The Nehmad Family[edit]

Eight of those killed were from the Nehmad family who had traveled to Jerusalem to partake in the family celebrations of the bar mitzvah of Ziva Hajabi's son. Ziva's brother, Shlomi Nehmad, and his wife Gafnit, and their young children, Shiraz and Liran were killed in the attack. Shlomi's teenage nephew, Shaul Nehmad also died. His brother Avraham Eliahu, lost an arm in the attack and later died of his injuries.

Ronit Ilan, the sister of Shlomi Nehmad, and her husband Shimon was standing outside in Mahane Israel. With them were their two children: a 12-year-old boy, Lidor, and their 18-month-old daughter, Oriah, held in her father's arms. The explosion sent the baby girl flying into the air and both children died. Shimon Ilan's legs were injured in the attack. He was released from hospital in a wheelchair to attend his children's funerals. In his eulogy for the Nehmad family, Health Minister Nissim Dahan said: "They cut off the most beautiful flowers before their time was due."[10]

Perpetrators[edit]

The Al-Aqsa Martyrs Brigade, the military wing of Palestinian Authority, claimed responsibility for the attack. They said that the attack was to avenge "the continued Israeli crimes against the Palestinian people" and identified the bomber as Mohammed al-Dararmeh.[2][3][4][5]

Official reactions[edit]

Involved parties

 Israel:

  • The Israeli government sources said they would hold Yasser Arafat was personally responsible, as the Al-Aqsa Brigades were under his control.
  • Tzipi Livni said, "the difference between Israel and the Palestinian Authority, and between Israelis and Palestinians, is that terrorists are deliberately targeting civilians, and you will never find that in what the IDF forces are doing."

 Palestinian territories:

  • The PA cabinet criticized the attack, though stating that Israel was responsible for the escalation of the violence.
  • Marwan Barghouti, a leader in the Fatah movement promised that his organization would continue the attacks on Israel. "The resistance forces will continue to strike at the Zionist enemy and I am certain that the force of these strikes will even increase."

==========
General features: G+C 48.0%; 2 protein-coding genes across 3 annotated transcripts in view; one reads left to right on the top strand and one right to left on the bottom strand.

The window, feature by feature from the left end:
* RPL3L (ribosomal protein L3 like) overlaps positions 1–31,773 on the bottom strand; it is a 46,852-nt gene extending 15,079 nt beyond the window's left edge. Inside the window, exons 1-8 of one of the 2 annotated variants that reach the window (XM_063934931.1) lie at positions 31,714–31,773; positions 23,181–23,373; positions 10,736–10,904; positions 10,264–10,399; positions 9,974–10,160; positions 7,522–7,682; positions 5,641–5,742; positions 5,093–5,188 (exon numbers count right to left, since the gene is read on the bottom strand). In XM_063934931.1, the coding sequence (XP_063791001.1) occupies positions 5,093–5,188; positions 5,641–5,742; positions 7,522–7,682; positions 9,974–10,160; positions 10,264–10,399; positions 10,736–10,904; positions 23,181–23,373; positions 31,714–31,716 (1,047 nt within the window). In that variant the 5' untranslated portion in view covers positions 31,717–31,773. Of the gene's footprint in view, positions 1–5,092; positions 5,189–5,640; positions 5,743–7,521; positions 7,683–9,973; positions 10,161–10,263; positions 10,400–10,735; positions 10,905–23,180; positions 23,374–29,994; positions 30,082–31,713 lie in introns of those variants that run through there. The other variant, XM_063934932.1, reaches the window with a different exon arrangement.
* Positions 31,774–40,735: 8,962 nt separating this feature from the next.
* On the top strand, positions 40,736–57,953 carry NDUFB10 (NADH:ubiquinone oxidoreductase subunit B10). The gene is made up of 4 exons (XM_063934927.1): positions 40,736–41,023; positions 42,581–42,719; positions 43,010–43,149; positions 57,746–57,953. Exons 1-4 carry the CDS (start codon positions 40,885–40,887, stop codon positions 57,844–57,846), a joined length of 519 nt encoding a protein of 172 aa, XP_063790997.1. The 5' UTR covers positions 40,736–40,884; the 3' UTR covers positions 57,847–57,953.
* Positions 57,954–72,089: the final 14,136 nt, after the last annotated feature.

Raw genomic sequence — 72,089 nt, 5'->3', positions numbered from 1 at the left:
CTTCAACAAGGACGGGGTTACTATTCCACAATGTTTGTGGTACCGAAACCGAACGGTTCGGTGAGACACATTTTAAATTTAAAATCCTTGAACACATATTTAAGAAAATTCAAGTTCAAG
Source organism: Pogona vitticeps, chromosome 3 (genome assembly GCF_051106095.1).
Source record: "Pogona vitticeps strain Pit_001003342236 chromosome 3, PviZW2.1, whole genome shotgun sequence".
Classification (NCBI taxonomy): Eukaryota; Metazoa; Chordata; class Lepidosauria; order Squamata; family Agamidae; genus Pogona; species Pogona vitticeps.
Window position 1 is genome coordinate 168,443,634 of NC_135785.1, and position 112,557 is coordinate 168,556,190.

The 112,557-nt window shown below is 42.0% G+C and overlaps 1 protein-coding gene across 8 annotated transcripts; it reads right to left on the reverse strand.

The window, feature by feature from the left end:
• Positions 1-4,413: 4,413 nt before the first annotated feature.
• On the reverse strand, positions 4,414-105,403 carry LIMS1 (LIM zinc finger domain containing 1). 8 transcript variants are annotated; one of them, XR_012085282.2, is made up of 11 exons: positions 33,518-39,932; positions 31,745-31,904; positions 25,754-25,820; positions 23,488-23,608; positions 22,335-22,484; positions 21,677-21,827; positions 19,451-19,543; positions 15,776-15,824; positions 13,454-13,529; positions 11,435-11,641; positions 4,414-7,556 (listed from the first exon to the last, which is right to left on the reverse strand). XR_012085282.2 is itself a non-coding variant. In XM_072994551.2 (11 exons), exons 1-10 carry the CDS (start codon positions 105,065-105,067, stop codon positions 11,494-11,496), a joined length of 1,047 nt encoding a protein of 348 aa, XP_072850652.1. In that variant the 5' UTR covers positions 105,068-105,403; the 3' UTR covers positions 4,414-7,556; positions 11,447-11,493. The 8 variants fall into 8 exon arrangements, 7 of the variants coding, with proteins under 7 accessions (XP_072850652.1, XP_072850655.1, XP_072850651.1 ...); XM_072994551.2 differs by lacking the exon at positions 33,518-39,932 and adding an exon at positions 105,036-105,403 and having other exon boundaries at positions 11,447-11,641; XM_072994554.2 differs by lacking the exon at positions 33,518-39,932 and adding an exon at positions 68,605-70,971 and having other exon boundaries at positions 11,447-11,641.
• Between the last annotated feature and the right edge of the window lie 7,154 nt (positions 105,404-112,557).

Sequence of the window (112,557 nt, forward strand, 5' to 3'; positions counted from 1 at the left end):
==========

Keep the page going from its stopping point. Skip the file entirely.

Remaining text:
Supranational
  •  United Nations – United Nations human rights chief Mary Robinson expressed her shock and horror and said, "Acts of suicide bombings in Israel harm the interests and aspirations of the Palestinian people because they undermine support for the cause of self-determination and the fight against occupation."
International
  •  USA – The US State Department harshly condemned this "terrorist outrage". "Such murder of innocent citizens cannot be justified and can only harm the interests and aspirations of the Palestinian people in progress toward a better future ... We call upon Chairman Arafat and the Palestinian Authority to do everything possible to confront and stop the terrorists responsible for these criminal acts."[2][3][4][5][11]

Burials[edit]

The Nehamad family were buried in Rishon Letzion. The Israeli Health Minister, Nissim Dahan, said of the dead: "They cut off the most beautiful flowers before their time was due." The eulogies expressed feelings of bitterness and anger.[10] Sofia Ya'arit Eliyahu, 23, and her seven-month-old son, Avraham Eliyahu were buried at Moshav Noam.[7]

External links[edit]

See also[edit]

References[edit]

  1. ^ [1]
  2. ^ a b c d e f "Suicide bombing in the Beit Yisrael neighborhood in Jerusalem - 2-Mar-2002". MFA. Retrieved September 1, 2012. 
  3. ^ a b c d e f "9 dead, 51 hurt in Jerusalem bombing". Haaretz. Retrieved September 1, 2012. 
  4. ^ a b c d "Focus / Jerusalem's soft underbelly". Haaretz. Retrieved September 1, 2012. 
  5. ^ a b c d "In Jerusalem, Suicide Bomber Kills at Least 9". New York Times. Retrieved September 1, 2012. 
  6. ^ Hermann, Peter (3 March 2002). "Sixteen Israelis killed in two attacks ; West Bank shooting, Jerusalem bombing injure more than 50". The Baltimore Sun. 
  7. ^ a b "Mother and infant son laid to rest". Haaretz. Retrieved September 1, 2012. 
  8. ^ a b c d e f g h i j k B'Tselem – Statistics – Fatalities
  9. ^ Avraham Eliahu Nehmad
  10. ^ a b "Seven funerals for the Nehmad family". Haaretz. Retrieved September 1, 2012. 
  11. ^ "UN rights chief Robinson says shocked by Jerusalem bombing". Haaretz. Retrieved September 1, 2012.